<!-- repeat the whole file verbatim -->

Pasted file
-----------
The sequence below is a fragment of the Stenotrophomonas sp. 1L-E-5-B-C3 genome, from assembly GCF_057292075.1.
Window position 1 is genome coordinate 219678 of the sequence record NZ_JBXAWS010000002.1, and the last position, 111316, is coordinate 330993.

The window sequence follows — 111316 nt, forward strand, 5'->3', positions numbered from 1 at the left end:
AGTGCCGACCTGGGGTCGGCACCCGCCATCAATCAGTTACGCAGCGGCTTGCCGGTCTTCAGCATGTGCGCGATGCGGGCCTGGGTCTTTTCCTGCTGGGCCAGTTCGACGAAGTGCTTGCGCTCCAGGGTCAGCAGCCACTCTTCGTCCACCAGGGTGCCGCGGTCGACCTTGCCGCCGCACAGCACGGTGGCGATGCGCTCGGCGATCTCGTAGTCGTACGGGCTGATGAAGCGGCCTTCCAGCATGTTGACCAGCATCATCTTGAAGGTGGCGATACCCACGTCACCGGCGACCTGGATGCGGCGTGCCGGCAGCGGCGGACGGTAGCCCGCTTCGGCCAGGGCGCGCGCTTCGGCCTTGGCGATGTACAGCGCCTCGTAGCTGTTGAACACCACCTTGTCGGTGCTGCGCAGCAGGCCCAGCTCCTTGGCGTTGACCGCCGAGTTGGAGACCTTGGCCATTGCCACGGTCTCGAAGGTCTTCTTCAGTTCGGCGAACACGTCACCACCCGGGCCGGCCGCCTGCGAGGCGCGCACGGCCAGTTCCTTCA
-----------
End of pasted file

The sequence below is a fragment of the Stenotrophomonas sp. 1L-E-5-B-C3 genome, from assembly GCF_057292075.1.
Window position 1 is genome coordinate 219678 of the sequence record NZ_JBXAWS010000002.1, and the last position, 111316, is coordinate 330993.

The window sequence follows — 111316 nt, forward strand, 5'->3', positions numbered from 1 at the left end:
AGTGCCGACCTGGGGTCGGCACCCGCCATCAATCAGTTACGCAGCGGCTTGCCGGTCTTCAGCATGTGCGCGATGCGGGCCTGGGTCTTTTCCTGCTGGGCCAGTTCGACGAAGTGCTTGCGCTCCAGGGTCAGCAGCCACTCTTCGTCCACCAGGGTGCCGCGGTCGACCTTGCCGCCGCACAGCACGGTGGCGATGCGCTCGGCGATCTCGTAGTCGTACGGGCTGATGAAGCGGCCTTCCAGCATGTTGACCAGCATCATCTTGAAGGTGGCGATACCCACGTCACCGGCGACCTGGATGCGGCGTGCCGGCAGCGGCGGACGGTAGCCCGCTTCGGCCAGGGCGCGCGCTTCGGCCTTGGCGATGTACAGCGCCTCGTAGCTGTTGAACACCACCTTGTCGGTGCTGCGCAGCAGGCCCAGCTCCTTGGCGTTGACCGCCGAGTTGGAGACCTTGGCCATTGCCACGGTCTCGAAGGTCTTCTTCAGTTCGGCGAACACGTCACCACCCGGGCCGGCCGCCTGCGAGGCGCGCACGGCCAGTTCCTTCA